10. Radicals have a loose or no connection with the Muslim communities in Europe. A sense of surprise tends to be evident in the aftermath of a terrorist action. Investigators and journalists who meet the family and the entourage of the attacker are told the same story: “He was a quiet, nice boy (variation: he was just a petty delinquent), and he was not pious, drank alcohol, had girls etc., except that recently his attitude has drastically changed.”

Few of them were regular “parishioners” in a local mosque. None of them was active in religious activities (proselytism): when they preach Islam it is to recruit other radicals, not to spread the good news. This explains why (1) the close monitoring of mosques brings little information; (2) imams have little or no influence on the process of radicalisation; (3) “reforming Islam” does not make sense: they just don’t care about “what Islam really means.”

There is no theological dimension. Their knowledge of Islam is minimal and they don’t care, although the religious myth plays an emotional role. We tend too much to identify religion with theology (what does Islam say about jihad?); while there is certainly an important religious dimension in the way they experience their struggle, it is not an ideological rationalisation of Islamic theology. Religiosity, not theology, is the key.

They are not the vanguard of a European (or Middle Eastern) Muslim community that would tend to see them as heroes. On the contrary, they have little connection with this community, they have broken with their families (the fact that they desperately try to convert their families shows their degree of estrangement, not of proximity), and they don’t arouse fascination except of course among their peers. They don’t even reconnect with a real Muslim local society in Syria or Yemen.

Consequence for fighting radicalisation

To promote a “moderate Islam” to bring radicals back to the mainstream is nonsense. They just reject moderation as such. To ask the “Muslim community” to bring radicals back to normal life is also nonsense. Radicals just don’t care about people they consider as traitors, apostates or collaborators as long as they don’t choose the same path. To consider Islam only through the lens of “fighting terrorism” will validate the narrative of persecution and revenge that feeds the process of radicalisation.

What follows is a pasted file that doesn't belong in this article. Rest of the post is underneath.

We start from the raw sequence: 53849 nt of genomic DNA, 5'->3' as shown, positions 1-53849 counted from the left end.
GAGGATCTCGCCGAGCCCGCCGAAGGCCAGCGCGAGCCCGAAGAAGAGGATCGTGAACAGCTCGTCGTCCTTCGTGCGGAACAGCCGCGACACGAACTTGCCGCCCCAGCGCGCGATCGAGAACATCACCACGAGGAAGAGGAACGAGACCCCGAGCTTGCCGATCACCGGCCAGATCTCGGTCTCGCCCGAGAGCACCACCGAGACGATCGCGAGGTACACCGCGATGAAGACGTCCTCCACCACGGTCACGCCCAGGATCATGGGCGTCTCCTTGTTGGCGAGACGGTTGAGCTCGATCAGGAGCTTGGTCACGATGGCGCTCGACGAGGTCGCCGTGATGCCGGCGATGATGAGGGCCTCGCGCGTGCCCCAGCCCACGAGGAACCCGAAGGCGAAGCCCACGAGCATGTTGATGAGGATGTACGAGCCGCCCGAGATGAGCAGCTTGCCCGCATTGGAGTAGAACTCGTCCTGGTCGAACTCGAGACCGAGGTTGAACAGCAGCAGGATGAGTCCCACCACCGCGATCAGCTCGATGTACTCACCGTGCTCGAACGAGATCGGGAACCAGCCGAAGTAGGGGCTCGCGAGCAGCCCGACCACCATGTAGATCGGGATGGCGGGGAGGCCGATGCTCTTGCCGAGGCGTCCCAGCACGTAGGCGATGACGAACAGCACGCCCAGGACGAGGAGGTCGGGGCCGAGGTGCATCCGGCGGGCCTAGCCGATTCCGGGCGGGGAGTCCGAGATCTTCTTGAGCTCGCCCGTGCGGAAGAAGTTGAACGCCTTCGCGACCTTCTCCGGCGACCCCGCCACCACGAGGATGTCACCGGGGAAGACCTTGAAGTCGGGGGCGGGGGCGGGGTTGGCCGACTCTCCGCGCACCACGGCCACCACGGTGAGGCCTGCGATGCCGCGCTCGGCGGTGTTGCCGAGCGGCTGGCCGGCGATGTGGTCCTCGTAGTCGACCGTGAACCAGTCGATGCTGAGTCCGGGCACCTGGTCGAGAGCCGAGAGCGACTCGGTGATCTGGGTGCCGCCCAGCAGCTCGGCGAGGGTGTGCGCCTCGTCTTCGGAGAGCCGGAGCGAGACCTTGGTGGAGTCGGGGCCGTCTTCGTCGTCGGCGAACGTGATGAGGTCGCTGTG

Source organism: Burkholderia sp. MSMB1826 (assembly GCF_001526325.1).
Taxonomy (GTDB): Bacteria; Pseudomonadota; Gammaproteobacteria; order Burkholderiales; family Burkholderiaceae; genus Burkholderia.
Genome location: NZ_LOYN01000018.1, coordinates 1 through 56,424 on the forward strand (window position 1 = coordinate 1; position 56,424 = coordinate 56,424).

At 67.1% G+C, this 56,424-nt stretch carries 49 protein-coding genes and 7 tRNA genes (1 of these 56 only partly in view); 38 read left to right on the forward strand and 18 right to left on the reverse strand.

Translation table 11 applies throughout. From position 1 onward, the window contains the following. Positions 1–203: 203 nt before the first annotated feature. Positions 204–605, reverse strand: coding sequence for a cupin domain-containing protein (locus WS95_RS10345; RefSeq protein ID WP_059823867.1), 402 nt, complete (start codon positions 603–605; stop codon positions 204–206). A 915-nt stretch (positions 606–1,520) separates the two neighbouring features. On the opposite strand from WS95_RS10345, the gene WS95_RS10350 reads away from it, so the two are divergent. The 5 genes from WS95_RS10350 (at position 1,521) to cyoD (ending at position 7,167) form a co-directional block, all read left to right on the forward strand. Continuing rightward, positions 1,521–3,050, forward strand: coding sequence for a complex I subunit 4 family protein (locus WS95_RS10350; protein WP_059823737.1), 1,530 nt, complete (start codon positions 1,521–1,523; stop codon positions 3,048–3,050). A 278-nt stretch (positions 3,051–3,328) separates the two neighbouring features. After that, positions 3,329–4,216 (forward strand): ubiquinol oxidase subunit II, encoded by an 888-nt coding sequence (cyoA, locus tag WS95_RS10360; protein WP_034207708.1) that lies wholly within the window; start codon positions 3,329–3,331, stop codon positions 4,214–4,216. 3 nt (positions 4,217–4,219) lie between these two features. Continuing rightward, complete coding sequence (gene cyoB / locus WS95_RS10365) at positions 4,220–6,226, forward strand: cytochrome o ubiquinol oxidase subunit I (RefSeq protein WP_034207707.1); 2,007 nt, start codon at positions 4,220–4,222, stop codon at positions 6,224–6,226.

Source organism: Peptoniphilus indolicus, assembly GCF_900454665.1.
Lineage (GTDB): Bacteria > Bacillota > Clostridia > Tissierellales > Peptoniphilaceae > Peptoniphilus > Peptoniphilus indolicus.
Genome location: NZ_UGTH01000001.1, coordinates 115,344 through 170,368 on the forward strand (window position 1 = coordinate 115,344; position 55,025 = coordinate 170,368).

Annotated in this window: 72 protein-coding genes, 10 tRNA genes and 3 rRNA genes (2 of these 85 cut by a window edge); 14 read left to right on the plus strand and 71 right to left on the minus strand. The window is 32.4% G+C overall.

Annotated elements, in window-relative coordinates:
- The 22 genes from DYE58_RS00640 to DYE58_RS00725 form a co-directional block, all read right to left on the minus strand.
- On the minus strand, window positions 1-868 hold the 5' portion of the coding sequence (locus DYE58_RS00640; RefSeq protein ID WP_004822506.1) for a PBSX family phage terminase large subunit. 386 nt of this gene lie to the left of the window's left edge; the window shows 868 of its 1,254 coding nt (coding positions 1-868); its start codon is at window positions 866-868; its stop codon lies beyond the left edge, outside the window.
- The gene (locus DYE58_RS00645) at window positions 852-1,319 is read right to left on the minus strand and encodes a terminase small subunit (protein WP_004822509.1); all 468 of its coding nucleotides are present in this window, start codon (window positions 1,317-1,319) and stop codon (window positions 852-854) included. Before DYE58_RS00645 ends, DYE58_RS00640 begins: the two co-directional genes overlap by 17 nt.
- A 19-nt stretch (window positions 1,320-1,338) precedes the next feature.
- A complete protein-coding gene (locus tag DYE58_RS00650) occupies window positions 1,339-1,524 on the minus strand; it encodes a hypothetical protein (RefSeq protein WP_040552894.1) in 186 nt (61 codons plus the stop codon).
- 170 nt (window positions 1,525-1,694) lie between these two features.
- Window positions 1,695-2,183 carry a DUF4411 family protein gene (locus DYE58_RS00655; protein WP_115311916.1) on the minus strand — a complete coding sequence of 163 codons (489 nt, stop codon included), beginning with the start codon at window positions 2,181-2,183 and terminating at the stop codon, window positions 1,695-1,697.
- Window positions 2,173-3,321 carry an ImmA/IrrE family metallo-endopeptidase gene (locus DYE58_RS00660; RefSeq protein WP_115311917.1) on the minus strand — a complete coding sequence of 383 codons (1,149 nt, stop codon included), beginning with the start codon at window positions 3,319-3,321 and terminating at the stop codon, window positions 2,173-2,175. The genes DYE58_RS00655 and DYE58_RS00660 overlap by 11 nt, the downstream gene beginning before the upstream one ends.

The priority, beyond building a more sophisticated intelligence system, is to debunk the narrative of heroism, to break the “success story” of ISIS as being invincible (including on the ground) and to let Islam in Europe appear as a “normal” religion. In other words, the management of Islam should not be identified as a security issue first: in this case it will reinforce the fascination of “rebels looking for a cause” towards what is constructed by the West as the archenemy. Instead of exceptionalising, we should normalise. Radicals hate normal people. If imams are appointed as Muslim chaplains in jail, it should be to deal with the spiritual needs of inmates, not to fight radicalism. In the long term it will have an impact on radicalisation, but to be taken seriously, imams have to be imams, not police auxiliaries.

The aim is to accentuate the estrangement of radicals from the Muslim population and to dry up the narrative of Islam as the religion of the oppressed. •

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Icy formality: British home secretary Theresa May, the architect of the controversial Investigatory Powers Bill, with prime minister David Cameron, pictured here in central London after a ceremonial welcome for Chinese President Xi Jinping and his wife Peng Liyuan in October. Adrian Dennis/AFP Photo